Experiencing VoIP issues? Learn the causes and how to solve them

Experiencing VoIP issues? Learn the causes and how to solve them

Voice over Internet Protocol (VoIP) provides numerous benefits to small businesses. It’s easy to set up, has a chock-full of features, and is cost-efficient. With stay-at-home orders still in place, even employees who are working remotely rely on VoIP to communicate with colleagues.

However, if you’re constantly troubleshooting VoIP connection or equipment issues, using internet phones and applications can be a bane rather than a boon. It’s worse if you don’t know what’s causing problems like choppy audio calls or video conference lags.

What can go wrong in a VoIP call

VoIP calls undergo multiple processes, which is why it’s often difficult to troubleshoot issues. These steps include converting raw audio into a digitized stream, compressing data packets (or units of information collected into one set), and transmitting individual packets through a device, a router, and the VoIP software’s media server.

It all sounds technical, and anyone who’s not highly knowledgeable about VoIP technology would be forgiven for not knowing how to fix VoIP issues. Your IT department or your managed IT services provider (MSP) can look into your VoIP problems and identify their causes, but knowing the usual causes of low-quality audio or video calls can help you prevent them in the first place.

Problem: Insufficient bandwidth

One of the main causes of choppy audio is not enough bandwidth. Running programs, applications, or websites that consume a lot of bandwidth can hinder a smooth transfer of data packets, resulting in choppy calls. Conducting VoIP calls via Skype and other video conferencing platforms is actually a bandwidth-eating activity. If you make a lot of VoIP calls, you may want to look into increasing your internet bandwidth to prevent packet loss, which occurs when packets are dropped because there’s too much traffic on the network.

Solution: Test your bandwidth to find out if the issue is due to insufficient bandwidth, which is usually caused by several users simultaneously using multiple programs in a single network. The best solution is network prioritization. Prioritize VoIP traffic by reserving space for specific purposes, such as for VoIP calls, to reduce network congestion and ensure critical business calls go smoothly.

Problem: Jitter

Jitter occurs when packets are delivered to the recipient’s device at irregular intervals, causing unclear audio. Some VoIP providers create a jitter buffer, which gathers the packets before sending them to the receiver to make sure they are delivered at a regular interval. Note that for audio to be clear or intelligible, audio must play at a steady rhythm. When a jitter buffer is wrongly configured, the audio can have skips or gaps, which means packets are delivered either too quickly or too slowly.

Solution: A jitter buffer can fix this problem, but you may need to ask your IT guy to configure it. It all depends on the jitter buffer problem: a buffer that is too small results in conversation gaps, while a buffer that is too big causes conversation delays. You can also try reducing the number of users connecting to a network and using an ethernet connection rather than Wi-Fi.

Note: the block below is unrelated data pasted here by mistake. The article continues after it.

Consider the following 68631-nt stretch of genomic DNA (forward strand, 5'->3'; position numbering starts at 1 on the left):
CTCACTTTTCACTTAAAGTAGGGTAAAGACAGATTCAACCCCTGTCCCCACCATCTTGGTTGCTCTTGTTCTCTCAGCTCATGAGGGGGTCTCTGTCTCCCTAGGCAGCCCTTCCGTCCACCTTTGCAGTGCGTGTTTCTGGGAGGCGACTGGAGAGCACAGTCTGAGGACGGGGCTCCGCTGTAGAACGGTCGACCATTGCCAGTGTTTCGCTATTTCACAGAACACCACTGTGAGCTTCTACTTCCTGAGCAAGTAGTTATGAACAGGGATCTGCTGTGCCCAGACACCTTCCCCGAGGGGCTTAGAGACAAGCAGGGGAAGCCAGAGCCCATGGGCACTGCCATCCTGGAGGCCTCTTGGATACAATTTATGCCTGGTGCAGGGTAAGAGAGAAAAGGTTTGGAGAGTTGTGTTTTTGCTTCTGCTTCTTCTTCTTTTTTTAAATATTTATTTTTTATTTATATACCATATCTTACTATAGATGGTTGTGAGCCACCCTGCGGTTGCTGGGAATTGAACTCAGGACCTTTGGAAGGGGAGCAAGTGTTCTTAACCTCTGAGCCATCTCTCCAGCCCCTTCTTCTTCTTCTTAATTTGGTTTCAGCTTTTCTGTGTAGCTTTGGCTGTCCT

Problem: Latency issues

Latency, or network delay, is a measure of how long data travels across a network. It does not inherently cause problems, but issues occur when it goes beyond the acceptable level of 200 milliseconds, beyond which problems start to manifest such as audio arriving at irregular intervals. When call participants start speaking over each other, that’s likely a latency problem.

Solution: When troubleshooting for a possible latency problem, check first whether your network delays are within acceptable levels. It also pays to have backup internet connections, especially if your organization depends on frequent and urgent VoIP calls. Home users can use their mobile data as a backup when broadband connections fail.

Problem: Faulty hardware

Faulty phones or headphones can cause two types of VoIP echo: acoustic and electromagnetic. An acoustic interference or echo is typically a result of earpiece volume being too loud. Meanwhile, electromagnetic interference is often caused by VoIP equipment being too close to each other.

Certain models of headphones also tend to disconnect from apps, while some headphones are not recognized by particular operating systems. Moreover, there are poor-quality headphones or ones that simply don’t work as well as they should. Those with faulty microphones, for instance, may mistakenly pick up incoming audio that may cause sound distortion.

Solution: Do some research on the best VoIP hardware, and ask your MSP or IT partner about which headphones are most compatible with your VoIP systems and hardware.

NetQuest helps businesses in Baltimore and surrounding areas maximize their VoIP systems. We can make sure your business communication platforms work optimally. Get in touch with us if you need scalable, cost-effective business phone solutions.

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